Pairings: Fig Salad and White Bordeaux

Pairings: Fig Salad and White Bordeaux

By: Vintage Wine GuyComments: 0

Figs have a great richness and earthy sweetness that I think pairs great with wine and cheese, so I am always excited when fig season comes around. Unlike many fruits these days, figs are still pretty seasonal. They do not last long in storage and while the trees themselves bear fruit twice a year, usually it is only the second flush of fruit that is suitable for eating.

Figs pair great with tangy, aged cheeses and especially with blue cheese. They also go great with aged, salty meats like prosciutto, with nuts, and with citrus. These are also some of my favorite pairings for Sauvignon Blanc as well, and those ingredients go so well together as a salad, this recipe is one of my fig season favorites.

If you are joining us this week for our Wine with Dinner virtual tasting, this would be a great starter that will pair well with the Chateau Carbonnieux Blanc as well as using the Valdeon blue cheese from the Cheese tasting kit.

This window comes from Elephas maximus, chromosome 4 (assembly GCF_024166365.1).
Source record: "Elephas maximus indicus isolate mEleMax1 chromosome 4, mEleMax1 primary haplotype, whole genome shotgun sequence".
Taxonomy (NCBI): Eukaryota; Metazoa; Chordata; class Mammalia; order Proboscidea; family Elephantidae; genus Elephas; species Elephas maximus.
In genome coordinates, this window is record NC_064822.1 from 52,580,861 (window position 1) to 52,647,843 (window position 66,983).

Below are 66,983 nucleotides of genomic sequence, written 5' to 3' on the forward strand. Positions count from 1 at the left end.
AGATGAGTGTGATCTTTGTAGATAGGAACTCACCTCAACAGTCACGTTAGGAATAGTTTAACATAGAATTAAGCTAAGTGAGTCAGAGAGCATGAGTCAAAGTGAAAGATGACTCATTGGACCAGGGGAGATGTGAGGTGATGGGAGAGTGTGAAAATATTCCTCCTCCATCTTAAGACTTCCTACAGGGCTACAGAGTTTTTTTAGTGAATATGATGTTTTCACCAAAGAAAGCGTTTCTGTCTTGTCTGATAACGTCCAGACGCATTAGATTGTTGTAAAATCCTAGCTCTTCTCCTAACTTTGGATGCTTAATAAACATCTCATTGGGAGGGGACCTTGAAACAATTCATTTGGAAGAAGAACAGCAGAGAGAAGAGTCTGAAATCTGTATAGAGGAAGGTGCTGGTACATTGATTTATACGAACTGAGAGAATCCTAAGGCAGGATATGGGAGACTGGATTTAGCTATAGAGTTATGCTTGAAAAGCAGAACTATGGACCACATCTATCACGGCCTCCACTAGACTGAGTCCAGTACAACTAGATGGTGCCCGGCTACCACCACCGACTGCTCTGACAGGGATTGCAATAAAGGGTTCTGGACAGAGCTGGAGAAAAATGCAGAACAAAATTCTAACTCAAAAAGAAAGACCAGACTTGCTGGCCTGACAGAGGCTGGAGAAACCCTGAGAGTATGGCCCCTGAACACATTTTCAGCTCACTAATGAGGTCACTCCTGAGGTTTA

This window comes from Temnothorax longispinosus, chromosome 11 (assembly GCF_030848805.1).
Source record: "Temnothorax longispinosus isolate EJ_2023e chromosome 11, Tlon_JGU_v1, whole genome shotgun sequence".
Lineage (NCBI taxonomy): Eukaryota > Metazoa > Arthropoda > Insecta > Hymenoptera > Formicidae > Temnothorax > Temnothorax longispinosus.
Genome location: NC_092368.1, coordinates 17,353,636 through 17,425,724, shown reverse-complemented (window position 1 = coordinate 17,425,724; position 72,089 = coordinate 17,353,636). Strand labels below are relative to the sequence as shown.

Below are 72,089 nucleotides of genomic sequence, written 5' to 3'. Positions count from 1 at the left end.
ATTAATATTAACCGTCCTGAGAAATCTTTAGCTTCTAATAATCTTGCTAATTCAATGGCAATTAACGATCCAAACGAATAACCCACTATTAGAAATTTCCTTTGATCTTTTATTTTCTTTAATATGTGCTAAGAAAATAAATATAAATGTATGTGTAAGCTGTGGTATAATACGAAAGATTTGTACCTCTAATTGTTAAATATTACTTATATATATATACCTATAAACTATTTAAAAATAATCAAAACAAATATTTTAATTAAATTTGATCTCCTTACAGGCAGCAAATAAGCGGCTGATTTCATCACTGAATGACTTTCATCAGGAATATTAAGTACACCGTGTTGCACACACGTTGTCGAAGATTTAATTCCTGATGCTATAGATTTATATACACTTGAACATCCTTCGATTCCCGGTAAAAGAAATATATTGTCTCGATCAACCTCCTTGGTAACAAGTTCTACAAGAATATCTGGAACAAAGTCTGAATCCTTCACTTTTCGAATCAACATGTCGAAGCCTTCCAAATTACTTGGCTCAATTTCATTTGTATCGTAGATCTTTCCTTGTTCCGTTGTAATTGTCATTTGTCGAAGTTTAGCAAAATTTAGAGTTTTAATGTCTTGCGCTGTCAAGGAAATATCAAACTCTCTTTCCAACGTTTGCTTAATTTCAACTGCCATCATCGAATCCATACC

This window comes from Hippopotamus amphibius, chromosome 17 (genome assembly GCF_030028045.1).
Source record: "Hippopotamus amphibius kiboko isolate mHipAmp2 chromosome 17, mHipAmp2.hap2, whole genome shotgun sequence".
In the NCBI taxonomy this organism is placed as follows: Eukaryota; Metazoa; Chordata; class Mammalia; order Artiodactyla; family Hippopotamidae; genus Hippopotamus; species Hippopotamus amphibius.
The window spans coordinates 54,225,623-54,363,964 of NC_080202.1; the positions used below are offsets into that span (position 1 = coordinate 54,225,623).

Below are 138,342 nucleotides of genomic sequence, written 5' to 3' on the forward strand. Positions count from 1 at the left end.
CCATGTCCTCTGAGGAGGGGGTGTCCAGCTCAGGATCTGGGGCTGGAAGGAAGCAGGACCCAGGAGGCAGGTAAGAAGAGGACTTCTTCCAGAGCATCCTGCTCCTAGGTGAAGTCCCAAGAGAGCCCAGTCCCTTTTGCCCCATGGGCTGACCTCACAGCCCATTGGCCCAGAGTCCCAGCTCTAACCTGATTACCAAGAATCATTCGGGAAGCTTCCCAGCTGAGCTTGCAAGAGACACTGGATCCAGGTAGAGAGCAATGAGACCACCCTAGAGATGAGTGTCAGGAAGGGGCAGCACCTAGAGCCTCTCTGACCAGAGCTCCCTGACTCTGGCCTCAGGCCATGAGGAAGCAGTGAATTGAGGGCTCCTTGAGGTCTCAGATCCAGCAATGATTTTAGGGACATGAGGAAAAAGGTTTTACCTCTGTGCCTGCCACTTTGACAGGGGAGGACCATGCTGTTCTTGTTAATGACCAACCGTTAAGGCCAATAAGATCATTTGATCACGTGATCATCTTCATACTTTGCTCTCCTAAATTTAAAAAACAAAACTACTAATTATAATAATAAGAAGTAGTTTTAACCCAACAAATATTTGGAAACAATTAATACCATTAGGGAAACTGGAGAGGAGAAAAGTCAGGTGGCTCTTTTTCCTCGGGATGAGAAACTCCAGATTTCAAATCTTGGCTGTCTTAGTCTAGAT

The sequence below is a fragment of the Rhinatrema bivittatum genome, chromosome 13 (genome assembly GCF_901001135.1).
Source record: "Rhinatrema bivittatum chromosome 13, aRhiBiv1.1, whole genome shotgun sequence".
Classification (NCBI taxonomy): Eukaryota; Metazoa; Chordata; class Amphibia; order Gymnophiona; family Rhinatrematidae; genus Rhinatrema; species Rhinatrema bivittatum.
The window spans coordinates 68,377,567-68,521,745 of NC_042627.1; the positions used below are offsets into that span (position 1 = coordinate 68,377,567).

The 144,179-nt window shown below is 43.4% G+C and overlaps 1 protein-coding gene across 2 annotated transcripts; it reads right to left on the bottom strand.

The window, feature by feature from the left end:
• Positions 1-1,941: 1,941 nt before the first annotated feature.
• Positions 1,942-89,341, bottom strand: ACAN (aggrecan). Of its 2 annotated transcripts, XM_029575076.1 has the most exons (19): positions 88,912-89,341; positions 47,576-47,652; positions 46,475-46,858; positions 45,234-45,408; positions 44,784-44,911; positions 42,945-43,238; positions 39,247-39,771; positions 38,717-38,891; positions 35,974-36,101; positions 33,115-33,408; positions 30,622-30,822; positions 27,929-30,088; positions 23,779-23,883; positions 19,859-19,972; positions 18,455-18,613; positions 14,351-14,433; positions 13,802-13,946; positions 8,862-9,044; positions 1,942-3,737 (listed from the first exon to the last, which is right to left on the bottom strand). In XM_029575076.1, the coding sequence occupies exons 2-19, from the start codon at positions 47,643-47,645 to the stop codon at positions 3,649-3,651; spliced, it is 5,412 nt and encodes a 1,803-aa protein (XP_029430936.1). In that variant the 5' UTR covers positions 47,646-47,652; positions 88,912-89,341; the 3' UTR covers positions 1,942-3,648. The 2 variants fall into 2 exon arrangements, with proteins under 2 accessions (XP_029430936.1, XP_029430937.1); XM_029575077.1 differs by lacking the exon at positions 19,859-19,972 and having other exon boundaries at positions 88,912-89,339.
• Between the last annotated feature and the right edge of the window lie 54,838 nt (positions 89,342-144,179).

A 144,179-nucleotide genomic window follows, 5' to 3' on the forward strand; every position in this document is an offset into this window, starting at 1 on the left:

Fig and Arugula Salad with Valdeon Blue



  • bag of washed, young arugula, watercress, or other tangy greens
  • fresh Black Mission or Brown Turkey figs, sliced to quarters or eighths
  • Valdeon blue cheese, crumbled
  • Optional augments like:
    • sliced nectarines, preferably grilled
    • small radicchio, pull apart small leaves or tear to manageable size
    • dried ham like bresaola or prosciutto cut to strips
    • hearts of palm, cut to discs


  • ¼ cup red wine vinegar
  • 2 tablespoons Dijon mustard
  • 1 teaspoon dried Herbs de Provence or oregano
  • 1 clove garlic, minced
  • ½ teaspoon kosher salt
  • ¼ teaspoon ground black pepper
  • ½ cup olive oil 
  • 2 tablespoons fresh lemon juice

Whisk red wine vinegar, Dijon mustard, oregano, garlic, salt, and black pepper together in a small bowl. Slowly stream olive oil into the vinegar mixture while whisking briskly. Beat lemon juice into the mixture. 

Assemble the salad by first pouring a small amount of the dressing down the sides of a large bowl, then adding the arugula and about half of the blue cheese. Toss the arugula and cheese against the sides of the bowl to coat it evenly and lightly (you don't want it soggy). Plate the arugula then top with the remaining bleu cheese crumbled and fig pieces. Valdeon is can be soft, so chill it well before crumbling, then rake the tines of a fork over the salad.

While the arugula, figs, and blue make a perfect salad alone, depending on my audience and desires I will augment with grilled nectarines, radicchio, bresaola, or hearts of palm. The trick is to think of what you want to bring out in your wine and meal.


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